A positive attitude, band battle, sad farewell
© St. Petersburg Times
Perhaps no job could be more apropos for Janice Armstrong than surgical technician on Tampa General's cardiovascular transplant team.
After all, hearts go out to her every time she tells her story.
A Tampa native, Armstrong returned to the city three years ago with her four sons to flee an abusive marriage in Houston. With little money and no marketable skills, she turned to the Goodwill Industries' Working Solutions transition program. Goodwill helped Armstrong enroll at Erwin Technical Center and begin work in the school's surgical technology program. Goodwill also provided child care assistance, gas and clothing vouchers.
Determined, Armstrong promised her boys she would graduate from the program in record time. Midway through the courses, she was forced to withdraw because of a car accident that left her with a debilitating herniated disc. After six months of rehabilitation, she returned to Erwin.
"I couldn't spend the rest of my life waiting tables," she said.
In January, she was hired at Tampa General. But shortly after starting at the hospital, she was diagnosed with breast cancer.
Tuesday, Armstrong was given the Goodwill-Suncoast Graduate of the Year award during a breakfast at the Belleview Biltmore in Clearwater. Wearing a black pantsuit and a stylish hat that hid hair loss from chemotherapy, she showed no signs of slowing down.
"Anybody can do anything with positive thinking. It's all a mind-set," Armstrong said. "I mean, I'm just breezing through this cancer and the chemotherapy treatment. Really, I think a lot of that is just mental."
Clearly, Janice Armstrong's mind is as powerful as her story.
For more than a year, the Battle of the Media Bands statuette sat proudly in the WFTS-Ch. 28 conference room. Now WFTS anchor Brendan McLaughlin is vowing the trophy will return to that mantle after Friday night's fifth annual clash at Channelside's Pop City.
His confidence is bolstered by the addition of investigative reporter Robin Guess, who will sing a song that speaks to the impact she's had on the community. (I promised not to reveal the song, but think of Guess' aggressive reporting techniques, set to a late '70s new wave anthem.)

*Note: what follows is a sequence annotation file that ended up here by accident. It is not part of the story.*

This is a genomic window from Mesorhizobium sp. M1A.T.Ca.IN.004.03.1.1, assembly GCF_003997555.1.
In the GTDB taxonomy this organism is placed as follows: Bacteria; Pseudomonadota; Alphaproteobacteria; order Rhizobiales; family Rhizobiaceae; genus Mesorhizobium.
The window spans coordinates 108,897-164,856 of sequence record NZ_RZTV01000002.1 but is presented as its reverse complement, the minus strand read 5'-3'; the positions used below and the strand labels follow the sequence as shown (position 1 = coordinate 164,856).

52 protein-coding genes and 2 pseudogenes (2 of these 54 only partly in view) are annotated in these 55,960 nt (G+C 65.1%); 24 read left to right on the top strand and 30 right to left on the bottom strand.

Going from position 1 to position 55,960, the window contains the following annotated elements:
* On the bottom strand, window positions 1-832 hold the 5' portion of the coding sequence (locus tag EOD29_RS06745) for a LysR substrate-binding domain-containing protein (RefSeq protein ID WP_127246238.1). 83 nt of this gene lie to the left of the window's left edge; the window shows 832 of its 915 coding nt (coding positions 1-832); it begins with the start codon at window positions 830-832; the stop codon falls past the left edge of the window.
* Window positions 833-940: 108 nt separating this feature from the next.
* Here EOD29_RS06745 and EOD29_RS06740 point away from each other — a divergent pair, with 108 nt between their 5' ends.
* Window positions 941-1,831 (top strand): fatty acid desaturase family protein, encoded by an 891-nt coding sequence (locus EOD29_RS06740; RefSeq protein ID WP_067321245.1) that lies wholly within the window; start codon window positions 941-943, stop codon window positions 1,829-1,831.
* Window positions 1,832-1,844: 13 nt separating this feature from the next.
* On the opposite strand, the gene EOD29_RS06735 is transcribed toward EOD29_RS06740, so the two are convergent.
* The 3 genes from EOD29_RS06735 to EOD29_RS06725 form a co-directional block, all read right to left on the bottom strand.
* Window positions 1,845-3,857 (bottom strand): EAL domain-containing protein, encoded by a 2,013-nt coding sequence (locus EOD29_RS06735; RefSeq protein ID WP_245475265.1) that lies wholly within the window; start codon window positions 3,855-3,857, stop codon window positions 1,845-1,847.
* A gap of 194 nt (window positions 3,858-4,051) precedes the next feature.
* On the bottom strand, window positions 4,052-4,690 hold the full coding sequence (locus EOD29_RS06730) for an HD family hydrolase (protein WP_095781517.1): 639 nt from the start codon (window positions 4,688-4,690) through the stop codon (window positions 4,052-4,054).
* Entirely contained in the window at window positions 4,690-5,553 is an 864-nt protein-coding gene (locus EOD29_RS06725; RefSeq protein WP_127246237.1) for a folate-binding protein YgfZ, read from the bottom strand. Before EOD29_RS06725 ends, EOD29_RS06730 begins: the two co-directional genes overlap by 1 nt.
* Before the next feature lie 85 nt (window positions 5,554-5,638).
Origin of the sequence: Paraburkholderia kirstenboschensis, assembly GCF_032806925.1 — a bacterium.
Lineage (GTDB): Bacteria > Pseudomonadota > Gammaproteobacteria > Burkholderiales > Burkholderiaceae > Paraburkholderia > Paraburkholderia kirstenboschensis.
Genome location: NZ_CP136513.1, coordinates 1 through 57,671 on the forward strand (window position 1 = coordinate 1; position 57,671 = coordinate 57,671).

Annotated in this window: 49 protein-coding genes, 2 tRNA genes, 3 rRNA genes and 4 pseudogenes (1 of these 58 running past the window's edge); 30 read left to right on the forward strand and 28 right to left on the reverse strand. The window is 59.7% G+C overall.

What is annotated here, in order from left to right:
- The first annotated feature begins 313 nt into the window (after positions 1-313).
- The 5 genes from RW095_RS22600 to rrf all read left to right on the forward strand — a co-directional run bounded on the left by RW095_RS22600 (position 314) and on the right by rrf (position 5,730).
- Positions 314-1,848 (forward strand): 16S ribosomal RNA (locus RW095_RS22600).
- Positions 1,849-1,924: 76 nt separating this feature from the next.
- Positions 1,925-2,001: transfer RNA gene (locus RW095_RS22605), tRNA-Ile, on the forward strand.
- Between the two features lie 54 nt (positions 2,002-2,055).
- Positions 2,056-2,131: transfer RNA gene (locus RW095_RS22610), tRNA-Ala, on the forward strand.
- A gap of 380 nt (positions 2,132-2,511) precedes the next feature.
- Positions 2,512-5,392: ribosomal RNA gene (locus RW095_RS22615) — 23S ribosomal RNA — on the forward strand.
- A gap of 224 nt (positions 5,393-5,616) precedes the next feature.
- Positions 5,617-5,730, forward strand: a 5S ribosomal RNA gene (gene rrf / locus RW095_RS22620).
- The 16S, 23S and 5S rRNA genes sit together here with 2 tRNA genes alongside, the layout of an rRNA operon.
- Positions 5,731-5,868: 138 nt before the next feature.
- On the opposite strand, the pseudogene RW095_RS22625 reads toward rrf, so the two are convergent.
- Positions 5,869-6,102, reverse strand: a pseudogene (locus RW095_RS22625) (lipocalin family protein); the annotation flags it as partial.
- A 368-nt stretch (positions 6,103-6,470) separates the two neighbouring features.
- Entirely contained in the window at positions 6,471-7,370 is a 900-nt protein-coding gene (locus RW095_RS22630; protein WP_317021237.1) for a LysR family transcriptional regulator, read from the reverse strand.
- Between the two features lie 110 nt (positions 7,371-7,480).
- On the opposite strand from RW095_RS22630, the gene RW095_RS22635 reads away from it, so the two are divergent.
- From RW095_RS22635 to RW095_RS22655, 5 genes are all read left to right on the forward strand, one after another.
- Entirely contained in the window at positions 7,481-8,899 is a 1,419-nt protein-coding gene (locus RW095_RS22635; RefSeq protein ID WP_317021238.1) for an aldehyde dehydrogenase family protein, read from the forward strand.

"If by some fluke we were to lose, we promise to smash (the trophy) in true rock and roll fashion before handing it over," McLaughlin said.
My years of training as a sports writer have taught me exactly how to bait opponents with such bulletin board material.
"My reply to McLaughlin: Look out pal," said Eric Deggans, Times television critic and resident drummer. "This is the first time in five years of doing this that the St. Pete Times band has actually rehearsed more than once or twice."
Okay that's not as good as Warren Sapp saying Giants defensive end Michael Strahan should use the league's dental plan to fix his Mr. Ed teeth. But it's a start.
WTOG-Ch. 44 and the Tampa Tribune also will have bands and radio/television personality Nancy Alexander will play host. Admission is $5 and proceeds will benefit the Society of Professional Journalists' Minority Scholarship Fund.
As McLaughlin said, it's a good chance to see middle-aged people singing Blink 182 and Jimmy Eat World.
Last May, my beloved, faded 14-year-old couch was moved from the den to the garage -- the equivalent of being placed on death row. Last weekend, I ran out of appeals, and a pardon never came. My wife sold it six hours after placing signs around the neighborhood, and promptly spent the money on diapers and formula.
I would tell you about how I shed a few manly tears before saying farewell, but you know, what happens on the mile stays on the mile.
That's all I'm saying.
-- Ernest Hooper can be reached at (813) 226-3406 or Hooper@sptimes.com.
© 2006 • All Rights Reserved • Tampa Bay Times
490 First Avenue South St. Petersburg, FL 33701 727-893-8111
Times columns today
From the Times Metro desks